On top of that, this over-saturation of the music market ends up encouraging listeners to subscribe to playlists and other curation services. Playlist curation is at an all-time high, and for understandable reasons: if audiences aren’t interested in doing the work of listening to an artists discography or trudging through a 30-song album and picking out their various favorites themselves, they can simply subscribe to a pre-made playlist that will lump that album’s “best” songs together, along with a litany of other songs from similar artists.
We also have to acknowledge the fact that some albums, like TPAB, are not easy listening experiences, and will likely warrant fewer plays based solely off the nature of the subject matter or concept. My friend later clarified his first statement by emphasizing this point: “TPAB is too challenging to go back to often…it’s just too much for the soul to handle.”
Honestly, I understand this sentiment. It is a challenging album. It does, at least in some regards, weigh heavily on the soul. Kendrick sacrificed simplicity and commercial-ability for something intricate and uneasy. Albums that are heavy on socially conscious themes generally tend to get less plays off rip, since weighty topics like discrimination and violence are not typically things that people want to bump repeatedly in their cars or at social functions.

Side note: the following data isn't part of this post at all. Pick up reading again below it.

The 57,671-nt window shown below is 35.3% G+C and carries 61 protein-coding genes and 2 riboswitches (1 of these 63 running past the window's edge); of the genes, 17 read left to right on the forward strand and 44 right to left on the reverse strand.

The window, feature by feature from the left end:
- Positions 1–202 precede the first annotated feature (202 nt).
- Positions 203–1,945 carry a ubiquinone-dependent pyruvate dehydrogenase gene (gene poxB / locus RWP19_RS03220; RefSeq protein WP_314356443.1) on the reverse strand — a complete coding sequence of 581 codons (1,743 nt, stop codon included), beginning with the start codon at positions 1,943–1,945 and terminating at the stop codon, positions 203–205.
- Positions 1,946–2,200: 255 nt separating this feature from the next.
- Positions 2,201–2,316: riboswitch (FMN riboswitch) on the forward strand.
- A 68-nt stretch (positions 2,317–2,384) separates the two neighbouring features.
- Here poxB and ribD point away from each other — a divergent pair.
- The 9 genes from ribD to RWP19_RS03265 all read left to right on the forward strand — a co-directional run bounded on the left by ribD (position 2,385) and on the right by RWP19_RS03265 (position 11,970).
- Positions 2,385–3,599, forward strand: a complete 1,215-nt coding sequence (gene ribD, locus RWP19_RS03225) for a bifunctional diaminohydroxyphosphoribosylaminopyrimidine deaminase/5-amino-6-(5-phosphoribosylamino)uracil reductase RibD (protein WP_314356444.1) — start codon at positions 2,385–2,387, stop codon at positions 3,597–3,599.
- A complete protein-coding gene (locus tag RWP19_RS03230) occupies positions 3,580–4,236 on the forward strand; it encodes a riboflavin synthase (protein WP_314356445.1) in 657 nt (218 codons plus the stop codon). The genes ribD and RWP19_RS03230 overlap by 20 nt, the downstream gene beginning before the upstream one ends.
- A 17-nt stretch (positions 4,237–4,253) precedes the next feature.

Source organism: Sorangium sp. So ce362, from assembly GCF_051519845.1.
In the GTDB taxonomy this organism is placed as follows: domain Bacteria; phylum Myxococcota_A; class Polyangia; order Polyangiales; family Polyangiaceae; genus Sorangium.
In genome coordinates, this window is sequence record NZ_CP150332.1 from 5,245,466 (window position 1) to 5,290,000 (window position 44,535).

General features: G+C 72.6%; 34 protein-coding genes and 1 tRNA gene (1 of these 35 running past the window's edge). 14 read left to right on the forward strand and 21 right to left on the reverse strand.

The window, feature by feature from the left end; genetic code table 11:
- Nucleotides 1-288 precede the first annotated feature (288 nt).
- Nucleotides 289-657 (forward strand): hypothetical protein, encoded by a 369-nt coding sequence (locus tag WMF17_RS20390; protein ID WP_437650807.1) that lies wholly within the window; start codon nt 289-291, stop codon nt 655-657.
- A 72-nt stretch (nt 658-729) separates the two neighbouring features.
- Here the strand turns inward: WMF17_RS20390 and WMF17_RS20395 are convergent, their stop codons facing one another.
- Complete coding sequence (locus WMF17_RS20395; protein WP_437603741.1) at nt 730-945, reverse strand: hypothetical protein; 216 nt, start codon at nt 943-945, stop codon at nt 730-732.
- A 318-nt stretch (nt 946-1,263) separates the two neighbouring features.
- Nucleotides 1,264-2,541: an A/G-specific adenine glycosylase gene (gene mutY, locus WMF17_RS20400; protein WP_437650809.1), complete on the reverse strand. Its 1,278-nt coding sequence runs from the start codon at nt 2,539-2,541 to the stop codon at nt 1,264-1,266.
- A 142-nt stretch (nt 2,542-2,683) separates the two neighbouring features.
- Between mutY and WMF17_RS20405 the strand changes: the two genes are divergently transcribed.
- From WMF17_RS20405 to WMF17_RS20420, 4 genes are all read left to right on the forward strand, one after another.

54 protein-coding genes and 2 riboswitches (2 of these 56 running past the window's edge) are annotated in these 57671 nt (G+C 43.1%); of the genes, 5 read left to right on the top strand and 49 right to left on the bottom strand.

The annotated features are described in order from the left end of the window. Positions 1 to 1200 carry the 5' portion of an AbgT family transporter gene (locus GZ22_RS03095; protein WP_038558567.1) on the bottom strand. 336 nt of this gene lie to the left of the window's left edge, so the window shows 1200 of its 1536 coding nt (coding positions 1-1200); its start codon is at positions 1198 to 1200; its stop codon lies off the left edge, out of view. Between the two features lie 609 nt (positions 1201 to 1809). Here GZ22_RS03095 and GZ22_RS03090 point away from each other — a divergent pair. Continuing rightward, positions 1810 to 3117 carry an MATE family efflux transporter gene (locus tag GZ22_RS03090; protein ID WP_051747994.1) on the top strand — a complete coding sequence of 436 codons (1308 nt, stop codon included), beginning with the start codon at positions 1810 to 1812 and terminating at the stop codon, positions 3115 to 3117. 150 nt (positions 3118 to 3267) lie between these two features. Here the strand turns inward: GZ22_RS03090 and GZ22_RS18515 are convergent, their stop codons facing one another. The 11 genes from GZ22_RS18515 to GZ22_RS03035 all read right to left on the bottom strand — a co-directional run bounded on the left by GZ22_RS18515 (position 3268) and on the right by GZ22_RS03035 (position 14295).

Which is why songs that focus on relatively lighter topics — intimate relationships, wealth, family, etc. — tend to be what we dwell on the most and typically get more plays (although I should add that, just because they get more plays doesn’t automatically mean that that kind of music is “better”). It’s no surprise that DAMN performed much better, commercially, than TPAB, despite the fact that a lot of people still recognize TPAB as the superior album; DAMN was a lot easier on both the listener’s ear and heart.
The topic of how music ages is so interesting, because so much can influence how music is remembered. Sometimes, a great song can be restrained by the nature of the time of its cultural references (i.e. Drake’s “Draft Day”); sometimes an acclaimed album from back in the day can sound “dated” compared to the music of the Internet Age (i.e. Eminem’s early albums); and other times, the music is just plain bad in hindsight, and we wonder why we were even enamored with it in the first place.
But back to my friend’s original comment — has TPAB aged badly? Well, I’m not inclined to say so (yet), but I certainly wouldn’t argue with anyone that thought so. The album, which came out in 2015, is still fairly young. It will be interesting to see how we view TPAB in five or ten more years, which is when I believe we’ll have a much clearer idea about whether it genuinely stands the test of time.